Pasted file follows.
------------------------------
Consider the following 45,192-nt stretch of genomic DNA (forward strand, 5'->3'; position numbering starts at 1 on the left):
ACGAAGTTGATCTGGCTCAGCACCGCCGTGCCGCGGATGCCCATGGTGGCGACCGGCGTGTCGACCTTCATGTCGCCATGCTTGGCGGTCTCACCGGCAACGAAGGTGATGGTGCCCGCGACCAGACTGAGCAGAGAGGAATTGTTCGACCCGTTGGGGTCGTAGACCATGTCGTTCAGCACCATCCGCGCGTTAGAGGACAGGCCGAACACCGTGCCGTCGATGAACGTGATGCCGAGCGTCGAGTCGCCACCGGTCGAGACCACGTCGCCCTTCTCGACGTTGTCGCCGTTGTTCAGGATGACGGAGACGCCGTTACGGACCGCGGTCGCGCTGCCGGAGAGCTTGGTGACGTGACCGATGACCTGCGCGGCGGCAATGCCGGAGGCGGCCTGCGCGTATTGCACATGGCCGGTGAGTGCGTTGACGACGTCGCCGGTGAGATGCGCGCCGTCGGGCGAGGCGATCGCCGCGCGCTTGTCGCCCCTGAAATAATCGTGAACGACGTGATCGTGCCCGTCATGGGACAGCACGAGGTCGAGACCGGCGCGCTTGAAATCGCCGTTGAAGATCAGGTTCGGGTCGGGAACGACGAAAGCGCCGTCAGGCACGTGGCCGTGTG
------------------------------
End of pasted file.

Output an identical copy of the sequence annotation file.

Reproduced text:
Consider the following 45,192-nt stretch of genomic DNA (forward strand, 5'->3'; position numbering starts at 1 on the left):
ACGAAGTTGATCTGGCTCAGCACCGCCGTGCCGCGGATGCCCATGGTGGCGACCGGCGTGTCGACCTTCATGTCGCCATGCTTGGCGGTCTCACCGGCAACGAAGGTGATGGTGCCCGCGACCAGACTGAGCAGAGAGGAATTGTTCGACCCGTTGGGGTCGTAGACCATGTCGTTCAGCACCATCCGCGCGTTAGAGGACAGGCCGAACACCGTGCCGTCGATGAACGTGATGCCGAGCGTCGAGTCGCCACCGGTCGAGACCACGTCGCCCTTCTCGACGTTGTCGCCGTTGTTCAGGATGACGGAGACGCCGTTACGGACCGCGGTCGCGCTGCCGGAGAGCTTGGTGACGTGACCGATGACCTGCGCGGCGGCAATGCCGGAGGCGGCCTGCGCGTATTGCACATGGCCGGTGAGTGCGTTGACGACGTCGCCGGTGAGATGCGCGCCGTCGGGCGAGGCGATCGCCGCGCGCTTGTCGCCCCTGAAATAATCGTGAACGACGTGATCGTGCCCGTCATGGGACAGCACGAGGTCGAGACCGGCGCGCTTGAAATCGCCGTTGAAGATCAGGTTCGGGTCGGGAACGACGAAAGCGCCGTCAGGCACGTGGCCGTGTG